Long Beach mondocelluloid
Take your sweetheart to see Harold and Maude this Friday at the Art Theatre.
Celebrate Valentine’s weekend with Harold and Maude
At a scant and sweet 91 minutes, Hal Ashby’s Harold and Maude manages to transcend multiple genres and emerge as one of the finest works of American cinema.
MondoCelluloid is warning audiences to prepare to have their mind blown when Chan-wook Park’s Oldboy screens at The Art Theatre this weekend.
Virtually hand-selected by Quentin Tarantino for American audiences, director Chan-wook Park’s Oldboy blew 2003 audiences away with its moments of almost gleefully extreme violence, pitch-dark comedy, a carefully structured story, and a shock ending that made everything that came before feel like child’s play.
Mondo Celluloid wants to bring you kicking and screaming into the new year. We’d love to tell you how, but the first rule of Fight Club is you do not talk about Fight Club. Oops! Have we said too much?
Join Long Beach film lovers at the Art Theater on Friday to see one of the most controversial and talked-about films of 1999.
It’s been fun celebrating with our neighbors this summer on 4th Street and surrounds—from the 4th Street In Motion Bike Fest in May, to PARK(ing) Day this past September! We’ve a few more things up our proverbial sleeves for October: 4th Street Zombie Walk Presented by MondoCelluloid & 4th Street “Dia de Los Muertos“ Celebration!
Join Mondo Celluloid Friday night for a nearly-midnight showing of A Clockwork Orange at the Art Theatre on Fourth Street’s Retro Row. The film screens at 11:55 p.m.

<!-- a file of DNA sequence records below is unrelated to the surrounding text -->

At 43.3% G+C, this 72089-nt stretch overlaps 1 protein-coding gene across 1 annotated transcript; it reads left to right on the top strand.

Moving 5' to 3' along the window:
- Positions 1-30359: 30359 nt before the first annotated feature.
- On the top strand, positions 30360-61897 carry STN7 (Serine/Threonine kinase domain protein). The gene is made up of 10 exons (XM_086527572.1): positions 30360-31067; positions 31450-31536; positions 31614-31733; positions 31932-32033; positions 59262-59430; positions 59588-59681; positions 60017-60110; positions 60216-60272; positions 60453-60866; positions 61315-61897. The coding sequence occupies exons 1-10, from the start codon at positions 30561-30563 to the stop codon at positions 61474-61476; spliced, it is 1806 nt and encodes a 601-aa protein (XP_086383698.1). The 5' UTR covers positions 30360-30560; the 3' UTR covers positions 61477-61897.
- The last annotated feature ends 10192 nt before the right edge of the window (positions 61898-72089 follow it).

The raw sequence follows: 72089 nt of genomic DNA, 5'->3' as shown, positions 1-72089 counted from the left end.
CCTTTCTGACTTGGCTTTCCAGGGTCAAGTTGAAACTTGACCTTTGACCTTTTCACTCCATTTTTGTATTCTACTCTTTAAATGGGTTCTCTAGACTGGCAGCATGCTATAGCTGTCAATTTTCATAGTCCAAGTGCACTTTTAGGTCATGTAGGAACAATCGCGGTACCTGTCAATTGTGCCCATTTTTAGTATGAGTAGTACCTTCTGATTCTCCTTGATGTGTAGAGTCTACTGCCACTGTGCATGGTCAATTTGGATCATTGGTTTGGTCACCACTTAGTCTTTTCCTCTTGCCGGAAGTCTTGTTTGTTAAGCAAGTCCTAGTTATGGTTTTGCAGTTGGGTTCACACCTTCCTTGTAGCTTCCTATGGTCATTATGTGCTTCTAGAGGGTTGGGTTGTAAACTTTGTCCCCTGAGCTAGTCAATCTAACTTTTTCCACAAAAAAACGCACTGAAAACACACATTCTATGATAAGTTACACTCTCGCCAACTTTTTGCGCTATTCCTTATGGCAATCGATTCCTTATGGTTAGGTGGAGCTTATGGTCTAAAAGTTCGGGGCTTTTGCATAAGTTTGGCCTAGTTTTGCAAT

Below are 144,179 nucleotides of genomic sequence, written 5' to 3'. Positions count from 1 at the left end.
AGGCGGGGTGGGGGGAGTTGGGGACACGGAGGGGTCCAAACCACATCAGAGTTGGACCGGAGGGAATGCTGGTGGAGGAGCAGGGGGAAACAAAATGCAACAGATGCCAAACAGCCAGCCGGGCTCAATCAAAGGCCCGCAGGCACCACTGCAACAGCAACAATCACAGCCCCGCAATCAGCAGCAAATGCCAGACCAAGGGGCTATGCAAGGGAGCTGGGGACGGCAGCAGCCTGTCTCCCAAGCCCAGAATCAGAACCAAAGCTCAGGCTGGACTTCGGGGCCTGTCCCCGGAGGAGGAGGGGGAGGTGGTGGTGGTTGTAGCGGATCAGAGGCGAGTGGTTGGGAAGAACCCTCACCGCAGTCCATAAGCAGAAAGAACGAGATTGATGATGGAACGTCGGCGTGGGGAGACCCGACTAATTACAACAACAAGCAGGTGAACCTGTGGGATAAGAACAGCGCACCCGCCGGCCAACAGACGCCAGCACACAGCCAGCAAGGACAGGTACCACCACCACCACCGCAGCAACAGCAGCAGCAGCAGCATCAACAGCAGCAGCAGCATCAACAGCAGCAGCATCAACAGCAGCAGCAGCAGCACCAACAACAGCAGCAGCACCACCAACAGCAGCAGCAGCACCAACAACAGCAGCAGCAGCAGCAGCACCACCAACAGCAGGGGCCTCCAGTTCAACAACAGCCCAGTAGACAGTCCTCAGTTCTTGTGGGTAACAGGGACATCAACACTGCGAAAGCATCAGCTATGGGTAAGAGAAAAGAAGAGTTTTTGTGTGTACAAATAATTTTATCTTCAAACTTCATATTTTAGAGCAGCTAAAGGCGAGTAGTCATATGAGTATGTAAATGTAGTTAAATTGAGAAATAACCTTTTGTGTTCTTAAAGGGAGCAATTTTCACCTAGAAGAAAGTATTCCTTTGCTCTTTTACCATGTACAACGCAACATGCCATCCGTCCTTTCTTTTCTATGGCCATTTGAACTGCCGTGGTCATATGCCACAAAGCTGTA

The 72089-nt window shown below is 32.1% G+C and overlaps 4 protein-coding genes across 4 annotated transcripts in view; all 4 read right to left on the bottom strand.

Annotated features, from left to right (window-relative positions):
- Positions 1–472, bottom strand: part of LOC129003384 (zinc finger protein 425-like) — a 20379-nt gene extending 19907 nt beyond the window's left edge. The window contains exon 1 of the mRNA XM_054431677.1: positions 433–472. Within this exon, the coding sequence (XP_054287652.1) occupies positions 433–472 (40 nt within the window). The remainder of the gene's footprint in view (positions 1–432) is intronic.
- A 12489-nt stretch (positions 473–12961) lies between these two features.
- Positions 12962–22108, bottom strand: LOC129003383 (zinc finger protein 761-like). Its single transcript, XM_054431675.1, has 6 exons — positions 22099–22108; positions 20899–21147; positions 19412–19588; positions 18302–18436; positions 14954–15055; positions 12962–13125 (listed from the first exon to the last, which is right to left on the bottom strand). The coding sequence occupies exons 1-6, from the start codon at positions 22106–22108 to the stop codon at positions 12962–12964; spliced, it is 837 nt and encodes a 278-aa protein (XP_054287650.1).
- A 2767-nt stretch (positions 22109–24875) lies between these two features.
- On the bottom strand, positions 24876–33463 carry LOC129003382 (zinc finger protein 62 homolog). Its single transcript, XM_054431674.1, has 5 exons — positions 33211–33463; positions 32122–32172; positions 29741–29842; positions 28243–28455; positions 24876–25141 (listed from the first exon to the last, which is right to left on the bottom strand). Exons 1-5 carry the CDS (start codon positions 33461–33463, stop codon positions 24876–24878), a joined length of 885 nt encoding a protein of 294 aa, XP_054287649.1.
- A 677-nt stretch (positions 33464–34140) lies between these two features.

Winner of the New York Film Critics awards for Best Picture and Best Director, and nominated for four Academy Awards, Stanley Kubrick’s A Clockwork Orange is considered by many to be one of the finest films of the 1970’s, as well as one of the most accomplished film adaptations of a novel in the history of cinema.
Sometimes even a Golden Raspberry “Razzie” Award winner for “Worst Picture of the Year” transcends to become a beloved cult classic. For every unwatchable flop like 1987’s “Leonard Part 6” or 2002’s “Swept Away”, there’s a veritable gem like 1981’s “Mommie Dearest” or, most recently, 2007’s surprisingly entertaining—for reasons right and wrong—“I Know Who Killed Me.”
The Mother of all Razzie Winners is, of course, 1995’s “Showgirls”, holding a record of 13 Razzie nominations and 7 “wins.” Despite this, to date “Showgirls” is the highest grossing NC17 film of all time, has seen released in numerous DVD formats and editions (including a popular box set), and continues to pull in audiences at midnight screenings across the country.